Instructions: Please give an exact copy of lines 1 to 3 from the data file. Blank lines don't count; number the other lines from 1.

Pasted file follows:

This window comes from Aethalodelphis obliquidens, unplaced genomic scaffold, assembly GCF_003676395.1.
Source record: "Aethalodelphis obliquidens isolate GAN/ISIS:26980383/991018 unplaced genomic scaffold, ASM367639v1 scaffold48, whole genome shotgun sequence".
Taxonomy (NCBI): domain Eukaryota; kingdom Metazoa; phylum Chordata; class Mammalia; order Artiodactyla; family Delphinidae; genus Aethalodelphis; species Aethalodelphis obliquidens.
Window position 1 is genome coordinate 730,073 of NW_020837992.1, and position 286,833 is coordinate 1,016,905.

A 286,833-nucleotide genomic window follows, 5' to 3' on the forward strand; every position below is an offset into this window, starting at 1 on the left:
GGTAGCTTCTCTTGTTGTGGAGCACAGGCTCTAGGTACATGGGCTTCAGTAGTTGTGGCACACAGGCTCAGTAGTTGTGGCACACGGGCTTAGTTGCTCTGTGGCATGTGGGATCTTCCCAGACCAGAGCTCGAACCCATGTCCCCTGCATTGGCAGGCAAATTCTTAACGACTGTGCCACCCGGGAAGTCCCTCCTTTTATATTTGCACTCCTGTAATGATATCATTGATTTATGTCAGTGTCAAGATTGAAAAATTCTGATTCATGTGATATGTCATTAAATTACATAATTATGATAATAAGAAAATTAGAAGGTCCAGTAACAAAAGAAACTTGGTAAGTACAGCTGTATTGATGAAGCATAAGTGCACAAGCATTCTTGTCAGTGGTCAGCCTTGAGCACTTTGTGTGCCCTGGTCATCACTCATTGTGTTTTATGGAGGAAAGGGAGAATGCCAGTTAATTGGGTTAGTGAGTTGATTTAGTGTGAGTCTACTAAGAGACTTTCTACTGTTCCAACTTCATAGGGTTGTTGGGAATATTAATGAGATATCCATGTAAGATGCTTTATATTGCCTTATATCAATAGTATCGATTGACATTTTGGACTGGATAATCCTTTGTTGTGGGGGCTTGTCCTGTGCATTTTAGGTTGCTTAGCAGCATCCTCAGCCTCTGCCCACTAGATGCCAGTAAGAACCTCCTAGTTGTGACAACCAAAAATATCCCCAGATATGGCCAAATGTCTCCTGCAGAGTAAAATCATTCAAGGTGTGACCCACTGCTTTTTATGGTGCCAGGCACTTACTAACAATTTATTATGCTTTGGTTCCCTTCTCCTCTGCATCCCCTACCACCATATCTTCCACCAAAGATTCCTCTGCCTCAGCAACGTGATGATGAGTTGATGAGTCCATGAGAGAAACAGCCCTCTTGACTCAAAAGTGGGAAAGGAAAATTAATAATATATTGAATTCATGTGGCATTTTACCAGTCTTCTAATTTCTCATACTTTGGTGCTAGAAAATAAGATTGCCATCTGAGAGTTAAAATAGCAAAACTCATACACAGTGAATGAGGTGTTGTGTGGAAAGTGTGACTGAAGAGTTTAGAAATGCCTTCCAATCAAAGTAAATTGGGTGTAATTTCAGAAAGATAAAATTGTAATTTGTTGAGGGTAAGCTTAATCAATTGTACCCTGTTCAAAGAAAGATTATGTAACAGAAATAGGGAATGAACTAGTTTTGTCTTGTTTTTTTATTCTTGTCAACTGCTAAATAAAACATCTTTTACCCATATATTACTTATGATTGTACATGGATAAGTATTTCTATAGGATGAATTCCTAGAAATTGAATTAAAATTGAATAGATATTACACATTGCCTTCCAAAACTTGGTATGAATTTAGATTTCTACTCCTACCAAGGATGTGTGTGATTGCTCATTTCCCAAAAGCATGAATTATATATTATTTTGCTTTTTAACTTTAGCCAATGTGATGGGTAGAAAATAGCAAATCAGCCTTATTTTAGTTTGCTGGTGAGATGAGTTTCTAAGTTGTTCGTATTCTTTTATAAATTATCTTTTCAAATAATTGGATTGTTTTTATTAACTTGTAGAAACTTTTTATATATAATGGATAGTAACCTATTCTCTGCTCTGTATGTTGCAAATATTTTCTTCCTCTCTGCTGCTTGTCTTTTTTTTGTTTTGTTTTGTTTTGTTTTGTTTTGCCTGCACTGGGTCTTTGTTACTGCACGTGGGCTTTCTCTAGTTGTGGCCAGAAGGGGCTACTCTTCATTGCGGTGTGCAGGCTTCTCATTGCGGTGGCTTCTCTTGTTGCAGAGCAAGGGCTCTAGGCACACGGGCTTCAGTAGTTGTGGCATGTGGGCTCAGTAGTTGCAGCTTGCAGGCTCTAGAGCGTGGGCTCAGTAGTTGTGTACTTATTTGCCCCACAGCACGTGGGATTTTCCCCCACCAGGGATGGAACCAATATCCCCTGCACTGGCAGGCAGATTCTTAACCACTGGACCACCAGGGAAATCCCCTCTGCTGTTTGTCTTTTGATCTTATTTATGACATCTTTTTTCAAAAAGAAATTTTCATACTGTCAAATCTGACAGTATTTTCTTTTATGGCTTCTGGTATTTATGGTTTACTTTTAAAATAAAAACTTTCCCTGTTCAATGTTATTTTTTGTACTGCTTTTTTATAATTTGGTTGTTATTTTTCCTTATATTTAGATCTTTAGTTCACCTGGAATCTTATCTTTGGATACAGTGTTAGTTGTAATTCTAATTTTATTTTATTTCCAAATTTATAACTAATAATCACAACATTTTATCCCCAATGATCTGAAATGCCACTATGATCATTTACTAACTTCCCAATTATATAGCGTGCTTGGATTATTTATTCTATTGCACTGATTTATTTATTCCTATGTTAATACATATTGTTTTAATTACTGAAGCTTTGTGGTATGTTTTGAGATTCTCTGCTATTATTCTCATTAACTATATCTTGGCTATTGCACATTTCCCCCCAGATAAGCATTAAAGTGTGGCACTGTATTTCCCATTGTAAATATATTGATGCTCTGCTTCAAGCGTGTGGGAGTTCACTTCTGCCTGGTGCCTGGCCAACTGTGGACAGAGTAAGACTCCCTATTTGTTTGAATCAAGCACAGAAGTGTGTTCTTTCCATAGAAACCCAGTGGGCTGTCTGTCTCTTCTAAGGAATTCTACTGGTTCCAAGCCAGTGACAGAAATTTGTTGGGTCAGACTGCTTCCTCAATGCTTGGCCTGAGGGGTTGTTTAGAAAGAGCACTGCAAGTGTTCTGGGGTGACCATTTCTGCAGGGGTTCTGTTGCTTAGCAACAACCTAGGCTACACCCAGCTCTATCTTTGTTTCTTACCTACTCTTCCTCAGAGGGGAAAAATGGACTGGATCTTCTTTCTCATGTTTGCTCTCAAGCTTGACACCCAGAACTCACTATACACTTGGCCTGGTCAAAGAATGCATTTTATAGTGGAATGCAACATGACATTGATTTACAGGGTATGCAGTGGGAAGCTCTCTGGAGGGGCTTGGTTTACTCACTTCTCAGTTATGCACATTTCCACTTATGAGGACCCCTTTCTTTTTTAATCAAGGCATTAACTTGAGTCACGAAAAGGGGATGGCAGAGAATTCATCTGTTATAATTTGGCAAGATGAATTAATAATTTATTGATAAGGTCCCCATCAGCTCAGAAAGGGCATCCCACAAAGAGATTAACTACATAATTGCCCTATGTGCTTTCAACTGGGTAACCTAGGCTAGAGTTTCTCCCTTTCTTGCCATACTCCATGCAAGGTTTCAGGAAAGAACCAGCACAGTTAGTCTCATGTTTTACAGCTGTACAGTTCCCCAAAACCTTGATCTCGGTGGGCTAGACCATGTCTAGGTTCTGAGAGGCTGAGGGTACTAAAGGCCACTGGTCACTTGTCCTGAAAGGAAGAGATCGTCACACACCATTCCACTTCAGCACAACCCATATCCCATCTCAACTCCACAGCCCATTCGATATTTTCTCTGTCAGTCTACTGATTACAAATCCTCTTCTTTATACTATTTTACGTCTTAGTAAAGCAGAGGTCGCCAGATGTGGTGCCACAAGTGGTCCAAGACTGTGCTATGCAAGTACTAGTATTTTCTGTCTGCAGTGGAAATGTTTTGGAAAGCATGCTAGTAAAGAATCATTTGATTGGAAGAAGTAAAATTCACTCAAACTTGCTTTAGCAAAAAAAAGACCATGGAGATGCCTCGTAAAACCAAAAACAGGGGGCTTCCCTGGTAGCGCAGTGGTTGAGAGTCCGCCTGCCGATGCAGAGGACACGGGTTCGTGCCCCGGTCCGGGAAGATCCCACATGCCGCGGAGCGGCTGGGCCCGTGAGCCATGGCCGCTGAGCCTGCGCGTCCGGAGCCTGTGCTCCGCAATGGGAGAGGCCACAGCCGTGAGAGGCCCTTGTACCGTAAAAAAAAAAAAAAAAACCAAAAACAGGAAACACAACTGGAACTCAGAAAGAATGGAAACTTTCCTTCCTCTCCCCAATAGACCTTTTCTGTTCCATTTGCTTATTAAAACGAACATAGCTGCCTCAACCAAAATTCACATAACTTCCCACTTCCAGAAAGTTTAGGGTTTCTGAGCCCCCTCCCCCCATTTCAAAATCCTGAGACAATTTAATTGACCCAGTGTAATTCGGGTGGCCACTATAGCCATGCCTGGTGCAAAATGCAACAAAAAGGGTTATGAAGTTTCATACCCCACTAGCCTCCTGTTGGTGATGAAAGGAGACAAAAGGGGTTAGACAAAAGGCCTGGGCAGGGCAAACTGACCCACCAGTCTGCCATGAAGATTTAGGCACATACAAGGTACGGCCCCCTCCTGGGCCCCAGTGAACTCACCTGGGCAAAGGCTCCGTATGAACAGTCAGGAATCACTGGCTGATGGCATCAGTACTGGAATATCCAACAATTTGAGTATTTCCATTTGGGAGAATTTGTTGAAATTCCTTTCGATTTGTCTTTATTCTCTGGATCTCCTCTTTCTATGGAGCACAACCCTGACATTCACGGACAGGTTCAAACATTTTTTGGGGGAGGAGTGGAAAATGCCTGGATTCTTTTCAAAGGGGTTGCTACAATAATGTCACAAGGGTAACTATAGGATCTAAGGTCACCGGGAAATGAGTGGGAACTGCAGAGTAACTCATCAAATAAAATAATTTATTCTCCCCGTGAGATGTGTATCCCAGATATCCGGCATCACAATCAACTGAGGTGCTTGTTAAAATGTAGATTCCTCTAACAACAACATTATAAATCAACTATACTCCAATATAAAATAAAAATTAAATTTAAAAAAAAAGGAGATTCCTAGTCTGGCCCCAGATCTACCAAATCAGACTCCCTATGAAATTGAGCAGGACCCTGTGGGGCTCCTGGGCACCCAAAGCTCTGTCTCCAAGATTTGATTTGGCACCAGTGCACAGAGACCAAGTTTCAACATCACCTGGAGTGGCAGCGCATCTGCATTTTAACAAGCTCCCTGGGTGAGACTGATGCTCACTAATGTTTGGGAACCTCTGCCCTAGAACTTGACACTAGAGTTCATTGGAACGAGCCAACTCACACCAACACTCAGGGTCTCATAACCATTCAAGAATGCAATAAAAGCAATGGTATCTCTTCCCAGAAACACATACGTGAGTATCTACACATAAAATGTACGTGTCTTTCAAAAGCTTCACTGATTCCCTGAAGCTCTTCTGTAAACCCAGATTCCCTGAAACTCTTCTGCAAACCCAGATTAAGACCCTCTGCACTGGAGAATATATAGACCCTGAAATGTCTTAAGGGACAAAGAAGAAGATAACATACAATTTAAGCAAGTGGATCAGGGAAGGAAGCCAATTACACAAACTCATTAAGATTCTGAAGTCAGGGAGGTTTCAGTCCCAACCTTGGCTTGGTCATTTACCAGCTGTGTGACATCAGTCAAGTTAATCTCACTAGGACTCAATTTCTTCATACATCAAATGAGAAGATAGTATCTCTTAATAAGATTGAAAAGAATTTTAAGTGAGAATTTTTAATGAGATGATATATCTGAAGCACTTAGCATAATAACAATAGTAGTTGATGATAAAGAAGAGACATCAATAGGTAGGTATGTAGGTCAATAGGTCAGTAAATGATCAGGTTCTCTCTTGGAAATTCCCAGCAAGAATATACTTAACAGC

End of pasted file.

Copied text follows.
This window comes from Aethalodelphis obliquidens, unplaced genomic scaffold, assembly GCF_003676395.1.
Source record: "Aethalodelphis obliquidens isolate GAN/ISIS:26980383/991018 unplaced genomic scaffold, ASM367639v1 scaffold48, whole genome shotgun sequence".
Taxonomy (NCBI): domain Eukaryota; kingdom Metazoa; phylum Chordata; class Mammalia; order Artiodactyla; family Delphinidae; genus Aethalodelphis; species Aethalodelphis obliquidens.